Frequency doubling technology perimetry (FDT) soveltuvuus väestön glaukoomaseulontaan

Anja Tuulonen

Näytön aste: C

FDT saattaa soveltua glaukooman seulontaan. Tutkimusten herkkyys ja tarkkuus vaihtelevat suuresti riippuen vertailutestistä. Tutkimusasetelmiin liittyi huomattava harhan riski.

Systemaattinen katsaus

A systematic review «Ervin AE, Boland MV, Myrowitz EH ym. Screening for...»1 was conducted through October 6, 2011 and existing databases were screend to identify relevant systematic reviews. The quantity, quality, and consistency of the body of available evidence was assesses for answering the question ‘What is the predictive value of screening tests for open-angle glaucoma?’

One systematic review (Burr et al., 2007) addressed the diagnostic test accuracy of candidate screening tests for the detection of OAG. Burr et al. (2007) conducted a diagnostic test accuracy review of candidate diagnostic and screening tests for OAG. Highly sensitive systematic electronic searches were undertaken by December 2005. The investigators included 40 studies totaling more than 48,000 participants 40 years of age and older and those at high risk for the development of OAG based on demographic characteristics or comorbidities. The focus was on studies of participants likely to be encountered in a routine screening setting. The primary reference standard was confirmation of OAG at followup examination. Also considered was diagnosis of OAG requiring treatment. No studies were at low risk of bias. A small subset of eight studies was judged to have higher quality.

After the Burr et al. 2007 systematic review, 4,960 studies were identified, of which 83 studies addressing the accuracy of screening tests were eligible. The sensitivity of standard automated perimetry (SAP) was higher than Goldmann tonometry, similar to the Heidelberg retina tomograph (HRT), and lower than disc photos or frequency doubling technology (FDT) visual field testing. The specificity of SAP was higher than disc photos and FDT, similar to HRT, and lower than Goldmann tonometry. Some comparisons of tests could not be performed due to variability in populations and reported thresholds. No other studies were identified.

68 % of studies were at high risk of spectrum bias (not representative of those who would receive the test in practice). 6 % had differential verification bias (different reference standards). The candidate test were interpreted without knowledge of reference standard in only 29 % of studies. 48 % of the studies did not include an explanation of withdrawals from the study, and 46 % of the studies reported the number of uninterpretable test results. Only 3 of 83 studies included a population-based sample.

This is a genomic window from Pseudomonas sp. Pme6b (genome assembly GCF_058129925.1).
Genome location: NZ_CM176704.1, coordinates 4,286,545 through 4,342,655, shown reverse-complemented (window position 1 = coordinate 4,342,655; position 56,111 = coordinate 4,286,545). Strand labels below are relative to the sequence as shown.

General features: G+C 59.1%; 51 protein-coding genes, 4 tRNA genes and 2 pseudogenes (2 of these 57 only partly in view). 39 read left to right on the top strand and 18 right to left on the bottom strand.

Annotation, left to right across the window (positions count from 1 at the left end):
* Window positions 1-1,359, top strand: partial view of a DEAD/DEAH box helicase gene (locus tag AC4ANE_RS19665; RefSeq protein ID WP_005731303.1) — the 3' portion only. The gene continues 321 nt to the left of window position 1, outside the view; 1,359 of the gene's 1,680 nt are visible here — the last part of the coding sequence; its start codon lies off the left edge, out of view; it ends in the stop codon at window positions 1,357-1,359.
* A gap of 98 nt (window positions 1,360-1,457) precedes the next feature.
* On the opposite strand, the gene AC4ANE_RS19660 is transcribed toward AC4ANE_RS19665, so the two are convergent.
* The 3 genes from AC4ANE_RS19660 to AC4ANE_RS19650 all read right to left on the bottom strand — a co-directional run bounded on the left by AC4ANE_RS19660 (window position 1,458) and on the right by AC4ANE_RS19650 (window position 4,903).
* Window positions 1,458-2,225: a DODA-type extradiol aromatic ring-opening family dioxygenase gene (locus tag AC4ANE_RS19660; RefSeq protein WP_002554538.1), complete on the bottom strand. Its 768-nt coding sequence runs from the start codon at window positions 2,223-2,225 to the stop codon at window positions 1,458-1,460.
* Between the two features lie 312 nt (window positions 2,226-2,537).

FDT (C-20-1) Perimetry

Evidence From Burr et al., 2007

The pooled sensitivity and specificity results for the three studies that included FDT (C-20-1) perimetry and the common diagnostic criterion of one abnormal test point were high (92 and 94 %, respectively).

Evidence From Primary Studies

Four studies discussed the accuracy of FDT C-20 perimetry. One study enrolled 130 participants with ocular hypertension and 48 healthy volunteers. Using a cutoff of a cluster of at least four points with a sensitivity outside 95 % normal limits, or three points outside 98 % normal limits, or at least one point outside 99 % normal limits, investigators determined the sensitivity of FDT to be 31 % and its specificity 73 % among the subset of 32 participants with glaucomatous optic neuropathy (of the 130 with ocular hypertension). The investigators concluded that FDT might not be an ideal test for participants with early defects. Another study enrolled 35 participants with known OAG and 35 age- and sex-matched controls with no evidence of glaucoma. Investigators used FDT, noncontact tonometry, and a questionnaire individually and in all possible combinations to determine the accuracy of single and combination tests. FDT’s sensitivity was 58 % and its specificity was 99 %. Overall, FDT was determined to be the best among the candidate single and combination tests in the study, despite fair sensitivity for detecting OAG.

One study enrolled glaucoma patients who had never experienced perimetry prior to the study. The investigators reported that 21 (33 % percent) of the 64 participants with glaucoma were identified as having early disease, but data were not provided for this subgroup. Sensitivity and specificity were 86 and 74 %, respectively, for the presence of at least one abnormal location and 83 and 83 percent, respectively, for two or more abnormal locations, regardless of severity.